There is no ‘we’ in design docs

3 minute read

Once your software project reaches a certain size, you probably want to have a design document that describes how the system you’re building should behave. Putting your design into natural language and diagrams before you put it into code helps you get to the correct design more quickly, since words and pictures are easier to read and change than code. A design doc also encourages everyone on the team to think in terms of the end goals and fundamental constraints of the system rather than focusing on details of the code. The downside is that natural language is less precise than code, which leads to some predictable failure modes.

The worst-case scenario for design docs

The worst thing you can do when writing a design doc1 is to leave the reader confidently incorrect. This is substantially worse than leaving your reader confused: if they know they’re confused, they know they need to seek out more information.

If your reader reads your doc, builds the wrong mental model of the system, and believes they have the correct mental model, your design doc has failed to serve its purpose. You won’t get good feedback about your proposed design, the reader will make assumptions about the system that aren’t valid, and eventually things will break in surprising and frustrating ways.


There are lots of ways to let your reader build the wrong mental model, but for this post I’ll focus on one that I’ve seen come up a lot in design docs I’ve reviewed: ‘we’. As in “we will keep track of a mapping from users to documents so that we can enforce permissions” or “we will retry the query if it times out”.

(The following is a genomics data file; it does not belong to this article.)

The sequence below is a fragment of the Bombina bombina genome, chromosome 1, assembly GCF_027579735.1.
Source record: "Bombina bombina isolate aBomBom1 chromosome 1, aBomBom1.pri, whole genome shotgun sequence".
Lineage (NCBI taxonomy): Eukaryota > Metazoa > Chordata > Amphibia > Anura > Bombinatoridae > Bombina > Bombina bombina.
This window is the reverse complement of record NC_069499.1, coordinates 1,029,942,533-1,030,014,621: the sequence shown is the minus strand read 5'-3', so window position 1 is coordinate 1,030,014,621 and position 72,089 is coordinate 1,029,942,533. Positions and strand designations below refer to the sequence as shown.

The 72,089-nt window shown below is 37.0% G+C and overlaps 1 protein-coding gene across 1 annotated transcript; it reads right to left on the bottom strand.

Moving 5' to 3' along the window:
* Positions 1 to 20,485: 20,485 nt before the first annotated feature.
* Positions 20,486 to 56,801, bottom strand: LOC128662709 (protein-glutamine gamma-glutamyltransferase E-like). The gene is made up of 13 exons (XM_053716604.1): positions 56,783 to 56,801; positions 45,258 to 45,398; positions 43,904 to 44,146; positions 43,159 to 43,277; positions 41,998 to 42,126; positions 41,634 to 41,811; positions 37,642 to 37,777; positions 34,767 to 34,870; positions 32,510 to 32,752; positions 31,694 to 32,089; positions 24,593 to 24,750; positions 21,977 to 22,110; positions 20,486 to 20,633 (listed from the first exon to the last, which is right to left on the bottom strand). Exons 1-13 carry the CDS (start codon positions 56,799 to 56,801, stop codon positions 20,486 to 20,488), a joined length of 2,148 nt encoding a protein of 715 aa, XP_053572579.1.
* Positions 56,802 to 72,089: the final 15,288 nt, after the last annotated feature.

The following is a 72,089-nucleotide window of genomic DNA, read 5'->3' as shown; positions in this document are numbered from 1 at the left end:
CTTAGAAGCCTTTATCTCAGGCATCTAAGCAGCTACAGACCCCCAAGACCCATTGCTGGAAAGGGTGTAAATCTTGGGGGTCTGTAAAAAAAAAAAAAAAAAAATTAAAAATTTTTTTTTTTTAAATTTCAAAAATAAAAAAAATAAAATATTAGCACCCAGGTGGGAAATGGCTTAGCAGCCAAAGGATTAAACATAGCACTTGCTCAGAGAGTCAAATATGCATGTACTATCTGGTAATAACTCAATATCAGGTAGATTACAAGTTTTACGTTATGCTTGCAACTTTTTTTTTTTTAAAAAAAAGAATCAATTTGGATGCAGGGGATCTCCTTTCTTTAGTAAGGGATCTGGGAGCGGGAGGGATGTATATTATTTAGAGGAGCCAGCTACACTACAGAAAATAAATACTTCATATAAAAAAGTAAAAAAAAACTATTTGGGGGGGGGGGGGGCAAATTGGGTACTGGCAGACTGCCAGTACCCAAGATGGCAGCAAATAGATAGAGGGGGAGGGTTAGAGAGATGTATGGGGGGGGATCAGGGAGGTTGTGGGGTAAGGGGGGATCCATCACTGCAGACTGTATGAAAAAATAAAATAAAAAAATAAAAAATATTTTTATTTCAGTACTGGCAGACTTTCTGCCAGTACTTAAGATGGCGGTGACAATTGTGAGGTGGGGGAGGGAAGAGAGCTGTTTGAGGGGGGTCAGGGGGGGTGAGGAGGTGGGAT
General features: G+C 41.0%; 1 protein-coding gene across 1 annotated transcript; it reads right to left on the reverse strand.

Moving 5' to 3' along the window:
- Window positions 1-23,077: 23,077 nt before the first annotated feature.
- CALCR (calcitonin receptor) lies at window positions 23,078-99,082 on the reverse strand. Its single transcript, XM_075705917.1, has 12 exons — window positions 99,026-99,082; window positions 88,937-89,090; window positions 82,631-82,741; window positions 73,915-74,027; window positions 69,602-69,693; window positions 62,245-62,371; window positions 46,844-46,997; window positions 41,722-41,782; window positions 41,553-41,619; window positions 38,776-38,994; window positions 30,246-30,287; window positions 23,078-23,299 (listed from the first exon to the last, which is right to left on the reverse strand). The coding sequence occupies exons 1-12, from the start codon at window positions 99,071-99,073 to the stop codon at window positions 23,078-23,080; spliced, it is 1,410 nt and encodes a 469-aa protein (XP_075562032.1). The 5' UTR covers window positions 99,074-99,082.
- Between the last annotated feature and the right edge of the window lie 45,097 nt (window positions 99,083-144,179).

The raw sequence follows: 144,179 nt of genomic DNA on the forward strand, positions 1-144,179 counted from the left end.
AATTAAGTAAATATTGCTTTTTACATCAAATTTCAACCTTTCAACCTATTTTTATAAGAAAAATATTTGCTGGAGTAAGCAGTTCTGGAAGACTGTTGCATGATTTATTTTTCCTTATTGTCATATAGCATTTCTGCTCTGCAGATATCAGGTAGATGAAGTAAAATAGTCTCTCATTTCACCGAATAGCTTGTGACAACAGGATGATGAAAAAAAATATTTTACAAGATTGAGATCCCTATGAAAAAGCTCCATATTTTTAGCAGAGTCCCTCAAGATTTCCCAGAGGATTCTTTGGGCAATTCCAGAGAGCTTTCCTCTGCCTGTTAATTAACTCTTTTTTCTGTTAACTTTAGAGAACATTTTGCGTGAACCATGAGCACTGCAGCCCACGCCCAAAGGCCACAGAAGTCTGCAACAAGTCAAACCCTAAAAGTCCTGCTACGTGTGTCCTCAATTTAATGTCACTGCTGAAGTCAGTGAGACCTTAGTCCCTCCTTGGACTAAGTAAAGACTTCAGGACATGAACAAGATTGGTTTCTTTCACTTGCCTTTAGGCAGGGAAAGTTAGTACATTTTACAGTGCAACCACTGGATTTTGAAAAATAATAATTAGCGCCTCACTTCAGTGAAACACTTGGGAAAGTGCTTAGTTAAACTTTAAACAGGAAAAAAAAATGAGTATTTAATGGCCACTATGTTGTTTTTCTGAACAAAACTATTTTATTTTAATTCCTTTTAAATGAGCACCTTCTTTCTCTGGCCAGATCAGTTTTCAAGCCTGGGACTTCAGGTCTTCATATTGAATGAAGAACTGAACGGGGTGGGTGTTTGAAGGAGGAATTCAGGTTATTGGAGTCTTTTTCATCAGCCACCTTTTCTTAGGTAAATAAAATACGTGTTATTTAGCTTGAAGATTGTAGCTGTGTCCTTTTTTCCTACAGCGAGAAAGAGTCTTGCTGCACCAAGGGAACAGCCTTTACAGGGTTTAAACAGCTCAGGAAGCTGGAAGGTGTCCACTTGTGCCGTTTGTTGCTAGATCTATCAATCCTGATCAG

In both of those examples, ‘we’ hides the truth of how the system behaves. Assuming your design doc is discussing a typical webapp, is it the frontend that will keep track of the permissions mapping/retry the query? The backend? A new service you’re going to build? These different answers have different design implications and would prompt different follow-up questions.

‘We’ is dangerous because different readers can read ‘we’ and fill it in with different parts of the system. They may not even be aware of the other possible interpretations that other readers will come away with (this is particularly likely if different people on your team tend to focus on different parts of the system or specialize in different disciplines).

Be explicit

The solution is pretty straightforward: be explicit about which part of the system performs which action. The subject in each sentence of your design doc should be a specific, named part of your system: “the webapp service will maintain a mapping from users to documents so that it can enforce permissions”, “the frontend code will retry the query if it times out”.

Now everybody reading the doc has the same idea about how the system will behave and can ask meaningful follow-up questions (“if the frontend code retries the query, how does the backend handle the case where the frontend has asked to run the same query twice?”).


There are some cases where you actually want the ambiguity that ‘we’ provides. If you’re communicating externally (e.g. public-facing documentation), you may not want to get into the details of how your application is implemented. If you’re making a promise about the behavior of your system that you expect to be true over many changes to the particulars of your implementation (e.g. “for compliance reasons, we do not store user data”), you want your language to be general enough that it doesn’t sound like you’re trying to use technical precision to deceive your reader.

  1. Or blog, documentation, or other piece of technical writing 

Thanks to Bianca Homberg for giving me feedback on this post

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